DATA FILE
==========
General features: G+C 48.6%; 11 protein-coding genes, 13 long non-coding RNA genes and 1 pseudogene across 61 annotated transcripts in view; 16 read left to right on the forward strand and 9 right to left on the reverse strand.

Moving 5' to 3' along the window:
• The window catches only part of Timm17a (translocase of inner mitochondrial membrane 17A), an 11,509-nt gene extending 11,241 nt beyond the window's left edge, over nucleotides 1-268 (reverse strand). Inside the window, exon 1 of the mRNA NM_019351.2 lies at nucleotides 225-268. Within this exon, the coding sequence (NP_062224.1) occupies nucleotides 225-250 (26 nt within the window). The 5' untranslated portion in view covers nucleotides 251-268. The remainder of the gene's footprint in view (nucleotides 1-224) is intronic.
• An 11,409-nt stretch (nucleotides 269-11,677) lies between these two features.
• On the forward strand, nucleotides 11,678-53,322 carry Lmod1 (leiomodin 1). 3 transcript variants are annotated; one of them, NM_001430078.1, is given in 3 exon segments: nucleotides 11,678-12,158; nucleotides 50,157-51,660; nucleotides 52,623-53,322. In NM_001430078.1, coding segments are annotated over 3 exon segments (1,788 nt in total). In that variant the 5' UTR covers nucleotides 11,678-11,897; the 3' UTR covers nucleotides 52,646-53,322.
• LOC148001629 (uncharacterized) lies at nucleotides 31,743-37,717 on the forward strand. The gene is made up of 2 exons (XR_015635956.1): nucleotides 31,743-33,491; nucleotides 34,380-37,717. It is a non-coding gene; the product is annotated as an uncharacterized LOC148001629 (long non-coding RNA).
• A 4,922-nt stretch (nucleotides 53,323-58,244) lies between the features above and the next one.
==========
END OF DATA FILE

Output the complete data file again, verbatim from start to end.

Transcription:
General features: G+C 48.6%; 11 protein-coding genes, 13 long non-coding RNA genes and 1 pseudogene across 61 annotated transcripts in view; 16 read left to right on the forward strand and 9 right to left on the reverse strand.

Moving 5' to 3' along the window:
• The window catches only part of Timm17a (translocase of inner mitochondrial membrane 17A), an 11,509-nt gene extending 11,241 nt beyond the window's left edge, over nucleotides 1-268 (reverse strand). Inside the window, exon 1 of the mRNA NM_019351.2 lies at nucleotides 225-268. Within this exon, the coding sequence (NP_062224.1) occupies nucleotides 225-250 (26 nt within the window). The 5' untranslated portion in view covers nucleotides 251-268. The remainder of the gene's footprint in view (nucleotides 1-224) is intronic.
• An 11,409-nt stretch (nucleotides 269-11,677) lies between these two features.
• On the forward strand, nucleotides 11,678-53,322 carry Lmod1 (leiomodin 1). 3 transcript variants are annotated; one of them, NM_001430078.1, is given in 3 exon segments: nucleotides 11,678-12,158; nucleotides 50,157-51,660; nucleotides 52,623-53,322. In NM_001430078.1, coding segments are annotated over 3 exon segments (1,788 nt in total). In that variant the 5' UTR covers nucleotides 11,678-11,897; the 3' UTR covers nucleotides 52,646-53,322.
• LOC148001629 (uncharacterized) lies at nucleotides 31,743-37,717 on the forward strand. The gene is made up of 2 exons (XR_015635956.1): nucleotides 31,743-33,491; nucleotides 34,380-37,717. It is a non-coding gene; the product is annotated as an uncharacterized LOC148001629 (long non-coding RNA).
• A 4,922-nt stretch (nucleotides 53,323-58,244) lies between the features above and the next one.